After completing his undergraduate degree, Benjamin continued to pursue his education at Georgia State University as a full-time student. While taking graduate classes there he served as a Professor Assistant. He also worked full time as a tutor at C2 Education and had many of his own clients he tutored evenings and weekends while going to Georgia State.
In the fall of 2018, Benjamin entered the Master of Science in Artificial Intelligence (MSAI) program at the University of Georgia. He also served as a professor assistant at UGA. While at UGA, Duke University selected Benjamin in the summer of 2019 to develop and teach a four-week course, “An Introduction to AI,” which was held for high school students on the Georgia Tech campus.
In the fall of 2020 Benjamin was planning on attending Georgia Tech to pursue his Doctorate in Artificial Intelligence.
Benjamin loved the academic world, and that’s where he felt at home. He worked with numerous educational institutions as a tutor. He also called upon his entrepreneurial spirit to establish his own tutoring business to assist with his educational expenses. He used his tutoring talents and passion of learning to serve and inspire hundreds of students throughout his high school and college days.
Benjamin’s heroes were not from the popular culture, but rather he was inspired by great historical thinkers, including philosophers, mathematicians, and physicists. He admired Albert Einstein, Stephen Hawking, Isaac Newton, Alan Watts, Thomas Bayes, Paracelsus and the Stoic Marcus Aurelius.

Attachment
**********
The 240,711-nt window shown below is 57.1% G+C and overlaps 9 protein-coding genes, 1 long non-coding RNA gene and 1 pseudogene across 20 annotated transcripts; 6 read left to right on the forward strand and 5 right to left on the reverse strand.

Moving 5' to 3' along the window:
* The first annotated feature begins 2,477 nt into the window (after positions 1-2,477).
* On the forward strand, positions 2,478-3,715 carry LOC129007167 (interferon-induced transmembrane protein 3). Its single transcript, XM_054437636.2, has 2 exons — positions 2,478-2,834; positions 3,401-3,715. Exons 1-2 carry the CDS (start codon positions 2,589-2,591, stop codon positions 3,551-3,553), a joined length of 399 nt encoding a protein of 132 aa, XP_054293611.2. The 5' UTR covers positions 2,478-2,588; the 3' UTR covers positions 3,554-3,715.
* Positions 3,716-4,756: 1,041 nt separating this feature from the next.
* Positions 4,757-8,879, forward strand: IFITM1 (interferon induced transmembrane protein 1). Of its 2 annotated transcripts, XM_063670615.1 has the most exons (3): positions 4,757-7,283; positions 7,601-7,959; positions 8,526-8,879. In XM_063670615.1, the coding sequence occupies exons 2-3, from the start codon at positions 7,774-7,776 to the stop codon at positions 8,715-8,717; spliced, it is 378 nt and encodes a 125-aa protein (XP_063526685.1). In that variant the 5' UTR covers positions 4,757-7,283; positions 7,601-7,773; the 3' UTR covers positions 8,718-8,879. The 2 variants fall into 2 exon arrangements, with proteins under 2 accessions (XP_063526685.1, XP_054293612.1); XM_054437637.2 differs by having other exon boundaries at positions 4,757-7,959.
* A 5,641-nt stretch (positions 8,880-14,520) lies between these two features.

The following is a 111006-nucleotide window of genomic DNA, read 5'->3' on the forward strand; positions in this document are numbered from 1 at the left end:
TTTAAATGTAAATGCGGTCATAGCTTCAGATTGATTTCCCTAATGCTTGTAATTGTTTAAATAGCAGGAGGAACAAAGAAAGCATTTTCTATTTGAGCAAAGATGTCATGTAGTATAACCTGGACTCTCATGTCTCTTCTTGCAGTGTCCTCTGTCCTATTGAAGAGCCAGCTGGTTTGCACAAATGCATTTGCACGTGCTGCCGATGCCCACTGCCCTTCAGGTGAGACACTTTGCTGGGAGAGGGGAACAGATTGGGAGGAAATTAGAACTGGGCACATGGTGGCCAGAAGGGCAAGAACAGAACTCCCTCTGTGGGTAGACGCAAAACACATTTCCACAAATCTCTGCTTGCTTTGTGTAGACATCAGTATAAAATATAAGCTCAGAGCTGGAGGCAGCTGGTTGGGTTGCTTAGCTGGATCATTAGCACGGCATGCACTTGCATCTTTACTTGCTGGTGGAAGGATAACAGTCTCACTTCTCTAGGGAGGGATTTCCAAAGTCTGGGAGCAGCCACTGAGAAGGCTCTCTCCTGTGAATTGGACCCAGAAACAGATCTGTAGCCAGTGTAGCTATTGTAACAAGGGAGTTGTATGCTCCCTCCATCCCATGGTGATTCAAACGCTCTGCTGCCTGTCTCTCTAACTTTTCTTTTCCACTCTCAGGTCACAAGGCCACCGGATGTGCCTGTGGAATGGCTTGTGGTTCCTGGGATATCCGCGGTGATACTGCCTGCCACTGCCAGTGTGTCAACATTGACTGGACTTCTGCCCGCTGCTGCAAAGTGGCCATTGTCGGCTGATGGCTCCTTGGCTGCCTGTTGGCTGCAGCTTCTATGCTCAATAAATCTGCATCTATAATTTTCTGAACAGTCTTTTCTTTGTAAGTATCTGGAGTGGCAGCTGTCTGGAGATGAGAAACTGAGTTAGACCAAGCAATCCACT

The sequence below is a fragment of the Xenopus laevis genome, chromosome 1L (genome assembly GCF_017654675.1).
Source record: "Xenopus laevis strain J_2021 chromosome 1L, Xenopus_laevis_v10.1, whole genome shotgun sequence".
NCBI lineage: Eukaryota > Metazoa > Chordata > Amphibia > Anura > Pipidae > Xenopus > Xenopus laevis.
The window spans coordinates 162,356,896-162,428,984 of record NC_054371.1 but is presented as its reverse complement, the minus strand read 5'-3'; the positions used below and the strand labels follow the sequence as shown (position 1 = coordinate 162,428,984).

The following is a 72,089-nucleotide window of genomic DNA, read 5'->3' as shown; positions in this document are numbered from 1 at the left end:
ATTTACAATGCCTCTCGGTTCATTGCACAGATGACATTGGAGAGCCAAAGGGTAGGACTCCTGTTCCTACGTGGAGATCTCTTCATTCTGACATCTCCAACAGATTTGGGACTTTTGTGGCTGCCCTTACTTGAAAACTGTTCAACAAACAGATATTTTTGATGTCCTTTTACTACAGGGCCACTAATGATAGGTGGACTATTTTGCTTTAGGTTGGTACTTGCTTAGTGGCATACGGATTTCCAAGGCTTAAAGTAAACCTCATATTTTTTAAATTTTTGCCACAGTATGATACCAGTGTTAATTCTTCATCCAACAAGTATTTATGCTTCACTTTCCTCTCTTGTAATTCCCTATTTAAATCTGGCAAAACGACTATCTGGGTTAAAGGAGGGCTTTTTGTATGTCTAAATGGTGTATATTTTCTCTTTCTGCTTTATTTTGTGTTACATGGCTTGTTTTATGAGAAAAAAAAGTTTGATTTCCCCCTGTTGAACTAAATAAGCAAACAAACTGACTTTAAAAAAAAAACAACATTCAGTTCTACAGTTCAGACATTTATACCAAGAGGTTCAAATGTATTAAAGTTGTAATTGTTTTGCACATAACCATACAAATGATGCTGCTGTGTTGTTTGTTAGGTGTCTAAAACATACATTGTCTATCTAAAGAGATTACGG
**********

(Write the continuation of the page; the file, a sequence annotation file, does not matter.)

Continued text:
Besides his passion for the academic world, Benjamin had a love for the outdoors and adventure, which he shared with his father. Camping, hiking, rock climbing, dirt bike riding, snow skiing, caving, kayaking, Boy Scouts, and exploring anything outdoors was always a part of his life. Exercising his interest in music he inherited from his mother, Benjamin and his violin often got together with his musician friends “jamming”. He loved socializing with his countless friends and was often the instigator, planner and host of social events.
Benjamin is described by his friends and those who knew him well as someone filled with compassion and caring for others. He had an innate empathic ability to feel when someone was in need. Many people have described him as being “an old soul.” He was always there to lend an ear and help his friends when they had any kind of problem. People looked to Benjamin for comfort and advice, and he never avoided helping someone in need. He was admirably without prejudice of any kind and accepted everyone equally. These types of personal qualities were the type of thing that he considered the true treasures of life. He intentionally instilled these qualities in himself, continually seeking to improve on them. He went Above and Beyond in every aspect of his life for the ultimate purpose of serving his fellow man. His personal mission for his life was to make the world a better place for mankind, and often he did this one person at a time, but he had much bigger plans for the future in this regard.